Romance Writers of America Rescind Award for Lakota Genocide Redemption Narrative
Fresh off a year that saw a bubbling over of long-standing issues around racism, the cancellation of its marquee awards, multiple board shake-ups, and the departure of two executive directors and multiple staff, the Romance Writers of America (RWA) has again found itself embroiled in controversy. This time, the association gave one of its new Vivian awards to At Love’s Command by Karen Witemeyer, a historical romance that most observers saw as glorifying the genocide of Lakota people at the Wounded Knee Massacre in 1890. For librarians, this never-ending storm of controversies raises questions about whether RWA’s awards should be considered a useful tool for collection development or readers’ advisory when it comes to the romance genre.
The genre has long struggled with a lack of diversity, with publishers for years refusing to print the stories of BIPOC and LGBTQIA+ authors, or only doing so in ways that segregated those stories from the rest of their romance lines. Since its founding in 1980 the RWA has also struggled to make space for authors who were not cisgender, straight, white, Christian, and abled. Despite having an initial board that included Vivian and Barbara Stephens, both Black women, and Celina Rios Mullan, a Latina woman, within two years RWA’s board of directors would be entirely white and remain that way for more than a decade. It wasn’t until 2002 that Shirley Hailstock would become the group’s first Black president. The organization’s previous marquee award, the RITA, created in 1982, did not see a Black author win until 2019. In 2005, members of the board used the organization’s magazine, Romance Writer’s Report, to distribute a survey intended to limit RWA’s definition of romance to one man and one woman, which a later board apologized for in 2016. And these are just the problems that made the public eye; for years, in forums public and private, members shared stories of microaggressions and outright racist treatment they experienced at RWA events and meetings.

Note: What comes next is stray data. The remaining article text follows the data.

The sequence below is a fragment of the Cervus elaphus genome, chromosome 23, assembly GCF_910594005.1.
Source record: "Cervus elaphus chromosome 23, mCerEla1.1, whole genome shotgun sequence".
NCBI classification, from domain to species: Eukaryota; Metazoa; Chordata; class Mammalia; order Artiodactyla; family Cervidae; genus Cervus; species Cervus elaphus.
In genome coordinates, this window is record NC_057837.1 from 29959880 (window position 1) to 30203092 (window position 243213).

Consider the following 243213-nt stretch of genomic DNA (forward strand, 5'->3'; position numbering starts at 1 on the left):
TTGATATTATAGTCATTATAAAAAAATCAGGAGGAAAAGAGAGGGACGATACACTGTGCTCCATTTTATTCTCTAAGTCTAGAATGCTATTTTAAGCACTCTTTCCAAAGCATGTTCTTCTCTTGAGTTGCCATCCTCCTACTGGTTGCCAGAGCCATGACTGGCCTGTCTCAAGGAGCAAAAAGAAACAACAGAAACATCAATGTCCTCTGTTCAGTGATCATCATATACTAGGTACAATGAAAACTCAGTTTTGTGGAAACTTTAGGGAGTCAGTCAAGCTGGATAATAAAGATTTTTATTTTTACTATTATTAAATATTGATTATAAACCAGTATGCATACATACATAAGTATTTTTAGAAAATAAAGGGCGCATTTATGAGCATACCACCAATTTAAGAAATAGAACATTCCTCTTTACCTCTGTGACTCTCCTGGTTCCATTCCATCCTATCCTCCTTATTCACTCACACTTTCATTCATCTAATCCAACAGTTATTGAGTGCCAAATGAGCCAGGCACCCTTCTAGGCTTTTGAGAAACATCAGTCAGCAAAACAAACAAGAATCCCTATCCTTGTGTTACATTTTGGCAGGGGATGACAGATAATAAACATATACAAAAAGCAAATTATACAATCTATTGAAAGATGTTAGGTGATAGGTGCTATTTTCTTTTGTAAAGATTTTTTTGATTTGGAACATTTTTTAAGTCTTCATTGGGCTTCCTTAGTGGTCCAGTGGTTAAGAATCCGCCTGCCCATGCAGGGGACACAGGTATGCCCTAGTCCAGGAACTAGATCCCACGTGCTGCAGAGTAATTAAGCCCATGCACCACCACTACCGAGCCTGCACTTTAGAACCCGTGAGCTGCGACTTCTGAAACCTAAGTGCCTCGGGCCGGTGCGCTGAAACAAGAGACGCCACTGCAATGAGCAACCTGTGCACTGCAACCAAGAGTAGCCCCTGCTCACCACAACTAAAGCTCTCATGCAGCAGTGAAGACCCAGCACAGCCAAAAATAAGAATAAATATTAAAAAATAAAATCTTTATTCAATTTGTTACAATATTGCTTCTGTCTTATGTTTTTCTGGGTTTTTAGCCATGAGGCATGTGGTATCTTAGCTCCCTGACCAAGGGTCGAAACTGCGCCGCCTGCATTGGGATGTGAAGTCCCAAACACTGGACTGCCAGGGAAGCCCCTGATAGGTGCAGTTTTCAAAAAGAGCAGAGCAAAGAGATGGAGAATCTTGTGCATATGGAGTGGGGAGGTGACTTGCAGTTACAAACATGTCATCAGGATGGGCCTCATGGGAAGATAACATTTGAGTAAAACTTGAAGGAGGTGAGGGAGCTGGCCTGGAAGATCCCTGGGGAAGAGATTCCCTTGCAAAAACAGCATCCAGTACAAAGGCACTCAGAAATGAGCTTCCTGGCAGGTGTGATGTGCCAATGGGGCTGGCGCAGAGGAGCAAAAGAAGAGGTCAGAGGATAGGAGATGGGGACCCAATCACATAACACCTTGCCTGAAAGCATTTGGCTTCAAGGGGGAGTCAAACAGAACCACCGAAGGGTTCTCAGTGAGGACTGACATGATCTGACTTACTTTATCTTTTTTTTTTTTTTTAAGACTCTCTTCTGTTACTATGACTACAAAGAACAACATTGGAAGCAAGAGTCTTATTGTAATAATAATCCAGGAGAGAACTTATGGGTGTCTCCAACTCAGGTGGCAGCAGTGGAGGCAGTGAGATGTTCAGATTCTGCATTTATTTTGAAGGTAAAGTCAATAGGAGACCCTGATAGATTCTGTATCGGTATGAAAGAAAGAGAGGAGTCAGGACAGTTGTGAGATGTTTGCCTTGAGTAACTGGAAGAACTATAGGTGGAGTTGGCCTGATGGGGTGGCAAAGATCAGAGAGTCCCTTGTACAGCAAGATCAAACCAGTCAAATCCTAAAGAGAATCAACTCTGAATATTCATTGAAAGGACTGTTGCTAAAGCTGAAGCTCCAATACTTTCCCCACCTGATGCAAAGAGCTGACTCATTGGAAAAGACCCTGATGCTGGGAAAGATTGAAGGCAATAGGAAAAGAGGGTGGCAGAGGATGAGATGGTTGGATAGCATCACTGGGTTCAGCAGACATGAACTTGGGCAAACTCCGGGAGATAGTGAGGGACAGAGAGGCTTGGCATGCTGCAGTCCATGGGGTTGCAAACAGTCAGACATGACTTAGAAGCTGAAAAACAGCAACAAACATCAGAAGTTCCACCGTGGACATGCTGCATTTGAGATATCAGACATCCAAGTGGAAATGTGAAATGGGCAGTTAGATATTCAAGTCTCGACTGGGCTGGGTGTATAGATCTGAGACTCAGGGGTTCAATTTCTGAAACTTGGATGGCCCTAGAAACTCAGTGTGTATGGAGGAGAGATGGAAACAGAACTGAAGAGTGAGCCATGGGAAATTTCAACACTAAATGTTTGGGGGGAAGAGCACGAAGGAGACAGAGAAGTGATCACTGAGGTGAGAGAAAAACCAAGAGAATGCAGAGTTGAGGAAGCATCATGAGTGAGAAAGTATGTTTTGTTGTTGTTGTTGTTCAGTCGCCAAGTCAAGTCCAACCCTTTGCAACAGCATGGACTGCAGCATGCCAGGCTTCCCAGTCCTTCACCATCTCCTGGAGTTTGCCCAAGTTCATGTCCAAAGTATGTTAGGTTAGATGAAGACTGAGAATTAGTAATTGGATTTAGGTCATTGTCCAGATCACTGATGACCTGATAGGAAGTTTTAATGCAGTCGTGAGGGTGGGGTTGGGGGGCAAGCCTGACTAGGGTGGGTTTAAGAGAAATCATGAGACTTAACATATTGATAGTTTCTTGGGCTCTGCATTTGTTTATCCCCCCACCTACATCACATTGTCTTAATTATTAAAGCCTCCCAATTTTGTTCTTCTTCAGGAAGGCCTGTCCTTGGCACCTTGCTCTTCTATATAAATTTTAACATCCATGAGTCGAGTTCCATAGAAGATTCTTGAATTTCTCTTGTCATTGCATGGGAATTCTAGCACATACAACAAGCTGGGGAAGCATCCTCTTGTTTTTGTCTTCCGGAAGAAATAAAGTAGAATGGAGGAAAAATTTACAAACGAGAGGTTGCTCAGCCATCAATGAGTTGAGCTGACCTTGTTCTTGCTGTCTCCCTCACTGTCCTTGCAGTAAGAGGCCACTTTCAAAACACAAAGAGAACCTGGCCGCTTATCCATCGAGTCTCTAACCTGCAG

While the latter half of the 2010s saw the organization make some progress in addressing the concerns of authors of color as well as LGBTQIA+ members, in December of 2019 that hard work started to fall apart. It was revealed that the group intended to censure Chinese American author Courtney Milan, reportedly for her comments about a fellow author’s book being a “racist mess.” The ensuing months of uproar, summarized best by Jezebel author Kelly Faircloth as a “spectacular implosion,” resulted in the resignation of the group’s first executive director as well as her hand-picked successor, and the resignation of most of the board of directors. The RITA awards were scrapped for 2020, and the group announced that a new award named for founder Vivian Stephens would be rolled out in 2021. It would keep most of the original contest categories, but with a new approach to judging that the RWA said would result in a a more equitable playing field for authors of color as well as for other historically excluded authors, including LGBTQIA+ authors of all backgrounds.
When the first class of Vivian finalists were announced in April, several observers flagged At Love’s Command as a concerning choice in the “Romance with Religious or Spiritual Elements” (also known as “inspirational”) category. Karen Witemeyer’s book opens in the midst of the Wounded Knee Massacre as the male protagonist Matt Hanger, an army captain, describes the Lakota people he and his men have slaughtered (including a child who Hanger shoots on-page) as having provoked the attack through their defiance of the army’s orders. As the book continues, Hanger finds redemption through his Bible and the love of Dr. Josephine Burkett. Commenters argued that, while many romance protagonists have moral failings, genocide is not typically one of them. Despite objections, the book continued in the contest and was named the winner of the Vivian Award for its category on August 1.